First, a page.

* It maintains that, while God remains immutable, theists relationship with, and understanding of God change through history, and therefore that no theological truths are necessarily fixed, as each person's experience can reveal a novel aspect of God.

    Liberal theology and religious language

    Liberal theologians view religious language (i.e. descriptions of God, or of religious experience) as inevitably limited. Our language belongs to the world of phenomena, whereas religious experiences exist in the realm of noumena, so no matter how hard we try, our language can never describe God factually, but only in metaphors and analogies, symbols and myths etc.

    These myths, analogies etc. are important in forming religious communities and traditions, and can be a useful way of expressing a particular thought or feeling about God, but we cannot hope for them to sum up God's nature (God is non-reducible, non-naturalisable, and essentially ineffable).

    One of the original Liberal theologians, Friedrich Schleiermacher argued that theology's place was to describe internal feelings, rather than external truths or facts.

    Liberal hermeneutics

    The interpretation of the Bible (hermeneutics) within liberal theology is non-propositional. This means that liberal theologians do not take the Bible as an inventory of factual statements such as 'God divided the light from the darkness', but rather interpret the Bible as a document of the human authors' beliefs and feelings about God at the time of its writing, within a historical and cultural context.

    Therefore, religious models and concepts must be updated to reflect the class, gender, social and political etc. context from which they emerge, so that they will appear relevant and interesting. Liberal theologians would not make the claim that any particular apostle's account of their religious experiences could be any more true, or more relevant to an individual, than the experience of the individual themself.

    Liberal theology has also been the theistic group most prominent in Biblical criticism in the 19th and 20th centuries.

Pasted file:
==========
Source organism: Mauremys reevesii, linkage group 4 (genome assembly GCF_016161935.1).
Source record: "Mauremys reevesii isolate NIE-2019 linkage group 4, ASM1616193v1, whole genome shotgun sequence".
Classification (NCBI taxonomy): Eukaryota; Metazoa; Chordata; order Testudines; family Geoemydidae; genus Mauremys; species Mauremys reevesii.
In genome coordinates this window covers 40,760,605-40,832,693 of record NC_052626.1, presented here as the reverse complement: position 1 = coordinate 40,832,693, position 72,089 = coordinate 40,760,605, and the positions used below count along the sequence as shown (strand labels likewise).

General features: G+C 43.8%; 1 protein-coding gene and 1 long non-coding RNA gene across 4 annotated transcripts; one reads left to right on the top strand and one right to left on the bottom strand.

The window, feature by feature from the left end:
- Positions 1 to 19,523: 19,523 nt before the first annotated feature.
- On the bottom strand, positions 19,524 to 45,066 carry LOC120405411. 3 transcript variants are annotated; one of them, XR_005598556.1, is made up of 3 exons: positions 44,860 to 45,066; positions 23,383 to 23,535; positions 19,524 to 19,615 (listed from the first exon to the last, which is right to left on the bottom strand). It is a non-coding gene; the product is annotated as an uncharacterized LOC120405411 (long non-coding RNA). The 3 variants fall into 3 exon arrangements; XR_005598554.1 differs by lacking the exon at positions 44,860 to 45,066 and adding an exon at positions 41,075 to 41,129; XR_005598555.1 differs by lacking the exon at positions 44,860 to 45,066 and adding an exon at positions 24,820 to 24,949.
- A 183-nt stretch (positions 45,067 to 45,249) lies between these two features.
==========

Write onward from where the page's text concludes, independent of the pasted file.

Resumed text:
Liberal Christian Theologians and Authors


    * Marcus Borg, New Testament scholar
    * Rudolf Bultmann, Biblical scholar
    * Peter Carnley, Anglican Primate of Australia
    * William Ellery Channing, pioneering liberal theologian in the USA, who criticised the doctrine of the Trinity and the strength of scriptural authority, in favour of more rationalistic and historicital beliefs
    * Harry Emerson Fosdick, Baptist pastor of Riverside Church in New York City
    * Karl Heinrich Graf, Old Testament scholar
    * Adolf von Harnack, German liberal theologian who sought to return Christianity's focus to the teachings of Jesus, away from complex structures of thought about Jesus and faith.
    * John Robinson, author of Honest to God
    * Paul Tillich, synthesized Protestant Christian theology with existentialist philosophy
    * Friedrich Daniel Ernst Schleiermacher, often called the "father of liberal theology", he claimed that religious experience was introspective, and that the truest understanding of God consisted of 'a sense of absolute dependence'
    * Albert Schweitzer, missionary & New Testament scholar
    * John Shelby Spong, heterodox Episcopalian bishop
    * Leslie Weatherhead, English preacher & author of The Will of God & The Christian Agnostic
    * Julius Wellhausen, Biblical scholar


    * Yves Congar
    * John Dominic Crossan, New Testament scholar
    * Hans K√ľng
    * Edward Schillebeeckx
    * Pierre Teilhard de Chardin

    From Wikipedia, the free encyclopedia